According to the American Society of Regional Anesthesia and Pain Medicine. Myofascial pain is a common, non-articular musculoskeletal disorder characterized by symptomatic myofascial trigger points - hard, palpable, localized nodules within taut bands of skeletal muscle that are painful upon compression. MPS is a chronic condition affecting the connective tissue (i.e., fascia) surrounding the muscles; sensitive points in your muscles (trigger points) cause referred pain in seemingly unrelated parts of the body. MPS typically occurs after a muscle has been contracted repetitively. The large upper back muscles are prone to developing myofascial pain, as well as the neck, shoulders, heel and temporomandibular joint.

 

Professional Guideline and Position Statements

Canadian Agency for Drugs and Technologies in Health (CADTH)

Evidence on the effectiveness of dry needling is mixed. Limited evidence suggests that wet needling (injection) is more effective than dry needling in the treatment of musculoskeletal or joint pain. Our literature search found no information on the cost-effectiveness of dry needling for patients with musculoskeletal or joint disorders, or on the cost-effectiveness of dry needling plus injection vs. injection alone for patients with these conditions. No evidence-based guidelines were identified on the use dry needling in the treatment of musculoskeletal or joint disorders. While there are some statements on this treatment issued by physiotherapy and other healthcare professional associations, these are practitioner guides outlining competencies and safe practices for providing this procedure.

 

Regulatory Status

Dry needling is considered a procedure and, as such, is not subject to regulation by the U.S. Food and Drug Administration.

 

Prior Approval:

Not applicable.

 

Policy:

For use of Dry needling in the management of Temporomandibular Joint Dysfunction (TMJ) see related medical policy

  • 02.01.21 Temporomandibular Joint Dysfunction (TMJ) Treatment

 

Dry needling is considered investigational for all indications, including, but not limited to:

  • Joint problems
  • Disk problems
  • Tendinitis
  • Migraine and tension-type headaches
  • Whiplash
  • Repetitive motion disorders
  • Spinal problems
  • Pelvic pain
  • Night cramps
  • Phantom pain
  • Post-herpetic neuralgia
  • Plantar Fasciitis
  • Muscle Tension

 

Procedure Codes and Billing Guidelines:

To report provider services, use appropriate CPT* codes, Alpha Numeric (HCPCS level 2) codes, Revenue codes and / or diagnosis codes.

  • 20560 Needle insertion(s) without injection(s); 1 or 2 muscle(s)
  • 20561 Needle insertion(s) without injection(s); 3 or more muscles

 

Selected References:

  • Dommerholt, J., Grieve, R., Layton, M., Hooks, T. (2015) An evidence-informed review of the current myofascial pain literature. Journal of Bodywork & Movement Therapies, 19, 126-137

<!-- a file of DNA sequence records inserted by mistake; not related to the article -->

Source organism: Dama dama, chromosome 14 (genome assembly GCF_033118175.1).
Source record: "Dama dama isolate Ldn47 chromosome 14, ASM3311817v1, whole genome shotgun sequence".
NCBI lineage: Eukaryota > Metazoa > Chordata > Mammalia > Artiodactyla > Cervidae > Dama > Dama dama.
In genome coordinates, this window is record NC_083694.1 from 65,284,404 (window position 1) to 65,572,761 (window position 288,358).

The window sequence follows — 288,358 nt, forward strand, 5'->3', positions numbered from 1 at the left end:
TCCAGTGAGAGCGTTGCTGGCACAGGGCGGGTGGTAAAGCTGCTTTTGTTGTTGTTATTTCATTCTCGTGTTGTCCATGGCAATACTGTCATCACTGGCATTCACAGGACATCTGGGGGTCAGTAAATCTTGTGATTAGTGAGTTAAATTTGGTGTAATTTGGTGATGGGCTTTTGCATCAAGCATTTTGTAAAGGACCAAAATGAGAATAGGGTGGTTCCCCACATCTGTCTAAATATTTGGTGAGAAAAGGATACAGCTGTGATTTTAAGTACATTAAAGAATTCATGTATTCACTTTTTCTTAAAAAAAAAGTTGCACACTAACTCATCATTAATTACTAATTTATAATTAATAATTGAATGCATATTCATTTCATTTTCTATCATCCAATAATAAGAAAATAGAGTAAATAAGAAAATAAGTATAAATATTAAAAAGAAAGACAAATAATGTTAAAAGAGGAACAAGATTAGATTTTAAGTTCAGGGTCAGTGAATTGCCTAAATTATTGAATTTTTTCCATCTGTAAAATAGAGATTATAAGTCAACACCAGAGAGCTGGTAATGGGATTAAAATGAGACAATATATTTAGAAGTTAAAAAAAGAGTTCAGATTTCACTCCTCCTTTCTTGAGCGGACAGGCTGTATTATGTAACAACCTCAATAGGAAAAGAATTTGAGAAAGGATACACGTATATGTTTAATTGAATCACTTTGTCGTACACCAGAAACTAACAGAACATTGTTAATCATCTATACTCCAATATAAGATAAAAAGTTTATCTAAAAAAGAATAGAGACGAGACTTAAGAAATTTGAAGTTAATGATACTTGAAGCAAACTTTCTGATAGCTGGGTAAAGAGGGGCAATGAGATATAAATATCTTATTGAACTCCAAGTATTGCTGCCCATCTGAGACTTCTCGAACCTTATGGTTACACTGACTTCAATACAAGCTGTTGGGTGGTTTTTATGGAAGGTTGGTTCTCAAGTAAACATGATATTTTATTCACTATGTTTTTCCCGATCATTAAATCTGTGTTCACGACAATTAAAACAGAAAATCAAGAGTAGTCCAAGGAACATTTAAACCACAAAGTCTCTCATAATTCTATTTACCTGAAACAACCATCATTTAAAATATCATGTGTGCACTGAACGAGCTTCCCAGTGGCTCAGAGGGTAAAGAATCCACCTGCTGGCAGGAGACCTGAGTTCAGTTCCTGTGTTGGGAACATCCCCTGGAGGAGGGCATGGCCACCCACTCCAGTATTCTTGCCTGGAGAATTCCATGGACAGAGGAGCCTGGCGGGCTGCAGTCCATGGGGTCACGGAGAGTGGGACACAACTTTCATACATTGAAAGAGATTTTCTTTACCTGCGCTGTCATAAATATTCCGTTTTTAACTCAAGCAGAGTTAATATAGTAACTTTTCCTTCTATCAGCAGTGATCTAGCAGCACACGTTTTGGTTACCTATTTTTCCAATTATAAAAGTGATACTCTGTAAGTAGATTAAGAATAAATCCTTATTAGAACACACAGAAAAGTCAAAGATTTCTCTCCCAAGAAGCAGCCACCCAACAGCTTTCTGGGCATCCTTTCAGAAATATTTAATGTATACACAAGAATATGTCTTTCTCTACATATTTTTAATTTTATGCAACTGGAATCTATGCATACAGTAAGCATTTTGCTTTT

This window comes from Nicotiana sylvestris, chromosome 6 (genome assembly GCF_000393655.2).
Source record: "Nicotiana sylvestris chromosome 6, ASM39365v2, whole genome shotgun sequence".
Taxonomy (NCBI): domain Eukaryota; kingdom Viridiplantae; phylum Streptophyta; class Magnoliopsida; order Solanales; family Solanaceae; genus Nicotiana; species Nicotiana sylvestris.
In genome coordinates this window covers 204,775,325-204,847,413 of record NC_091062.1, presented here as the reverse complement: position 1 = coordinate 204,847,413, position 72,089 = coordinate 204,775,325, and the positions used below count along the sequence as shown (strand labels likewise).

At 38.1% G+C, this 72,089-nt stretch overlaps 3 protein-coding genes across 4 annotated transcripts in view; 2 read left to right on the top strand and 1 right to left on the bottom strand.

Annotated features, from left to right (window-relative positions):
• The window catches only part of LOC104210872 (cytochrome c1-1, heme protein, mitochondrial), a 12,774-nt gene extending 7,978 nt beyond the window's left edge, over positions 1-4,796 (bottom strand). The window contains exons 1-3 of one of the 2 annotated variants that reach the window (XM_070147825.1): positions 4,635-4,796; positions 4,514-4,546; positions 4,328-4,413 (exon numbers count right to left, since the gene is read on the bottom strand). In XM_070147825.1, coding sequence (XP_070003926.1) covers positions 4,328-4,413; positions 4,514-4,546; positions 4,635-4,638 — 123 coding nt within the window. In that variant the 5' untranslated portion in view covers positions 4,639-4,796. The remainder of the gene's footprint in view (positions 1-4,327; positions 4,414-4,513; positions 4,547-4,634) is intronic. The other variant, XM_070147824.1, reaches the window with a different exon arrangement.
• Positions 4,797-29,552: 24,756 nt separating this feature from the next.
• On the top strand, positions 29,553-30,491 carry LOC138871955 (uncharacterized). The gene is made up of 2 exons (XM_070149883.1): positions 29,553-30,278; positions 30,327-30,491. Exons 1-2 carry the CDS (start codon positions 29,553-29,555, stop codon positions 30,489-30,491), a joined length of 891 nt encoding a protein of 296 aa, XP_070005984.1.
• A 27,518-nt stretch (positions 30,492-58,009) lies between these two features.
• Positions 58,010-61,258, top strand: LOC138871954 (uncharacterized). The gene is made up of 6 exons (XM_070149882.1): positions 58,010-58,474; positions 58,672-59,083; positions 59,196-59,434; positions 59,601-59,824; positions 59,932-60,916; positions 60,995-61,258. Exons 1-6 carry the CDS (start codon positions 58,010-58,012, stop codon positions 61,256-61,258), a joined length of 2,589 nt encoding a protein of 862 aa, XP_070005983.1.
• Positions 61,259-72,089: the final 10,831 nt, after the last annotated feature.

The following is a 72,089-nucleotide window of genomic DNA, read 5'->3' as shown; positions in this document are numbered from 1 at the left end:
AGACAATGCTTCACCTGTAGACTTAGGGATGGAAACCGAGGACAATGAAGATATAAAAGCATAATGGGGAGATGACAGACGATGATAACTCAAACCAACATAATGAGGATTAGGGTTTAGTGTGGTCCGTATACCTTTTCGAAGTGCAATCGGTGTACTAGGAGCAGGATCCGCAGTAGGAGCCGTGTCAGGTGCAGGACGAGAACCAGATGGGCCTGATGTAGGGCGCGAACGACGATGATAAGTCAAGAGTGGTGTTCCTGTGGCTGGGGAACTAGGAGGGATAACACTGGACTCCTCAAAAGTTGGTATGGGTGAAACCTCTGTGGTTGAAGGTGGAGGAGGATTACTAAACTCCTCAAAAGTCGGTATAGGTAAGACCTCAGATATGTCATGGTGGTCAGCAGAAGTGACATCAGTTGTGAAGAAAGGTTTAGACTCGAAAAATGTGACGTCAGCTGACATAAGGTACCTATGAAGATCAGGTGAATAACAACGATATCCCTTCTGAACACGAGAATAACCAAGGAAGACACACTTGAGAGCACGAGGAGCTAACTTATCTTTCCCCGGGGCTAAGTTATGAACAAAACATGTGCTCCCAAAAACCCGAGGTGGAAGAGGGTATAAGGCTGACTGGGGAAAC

• American Physical Therapy Association (APTA).(2013) Educational resource paper: Description of Dry Needling in Clinical Practice. 2013; 
  • American Physical Therapy Association (APTA).(2012) Physical Therapists and the Performance of Dry Needling. 2012; 
  • American Academy of Orthopaedic Physical Therapists.(2009) AAOMPT position statement on dry needling. 2009; 
  • Canadian Agency for Drugs and Technologies in Health (CADTH). Dry needling and injection for musculoskeletal and Joint disorders: A review of the clinical effectiveness, cost-effectiveness, and guidelines. (2016) Rapid response.
  • De Meulemeester KE, Castelein B, Coppieters I, et al. Comparing trigger point dry needling and manual pressure technique for the management of myofascial neck/shoulder pain: a randomized clinical trial. J Manipulative Physiol Ther. Jan 2017;40(1):11-20. PMID 28017188.
  • American Physical Therapy Association (APTA). Educational resource paper: Description of Dry Needling in Clinical Practice. 2013;

 

Policy History:

  • November 2020 - Annual Review, Policy Revised
  • November 2019 - Annual Review, Policy Revised
  • November 2018 - New Policy

Wellmark medical policies address the complex issue of technology assessment of new and emerging treatments, devices, drugs, etc.   They are developed to assist in administering plan benefits and constitute neither offers of coverage nor medical advice. Wellmark medical policies contain only a partial, general description of plan or program benefits and do not constitute a contract. Wellmark does not provide health care services and, therefore, cannot guarantee any results or outcomes. Participating providers are independent contractors in private practice and are neither employees nor agents of Wellmark or its affiliates. Treating providers are solely responsible for medical advice and treatment of members. Our medical policies may be updated and therefore are subject to change without notice.

 

*CPT® is a registered trademark of the American Medical Association.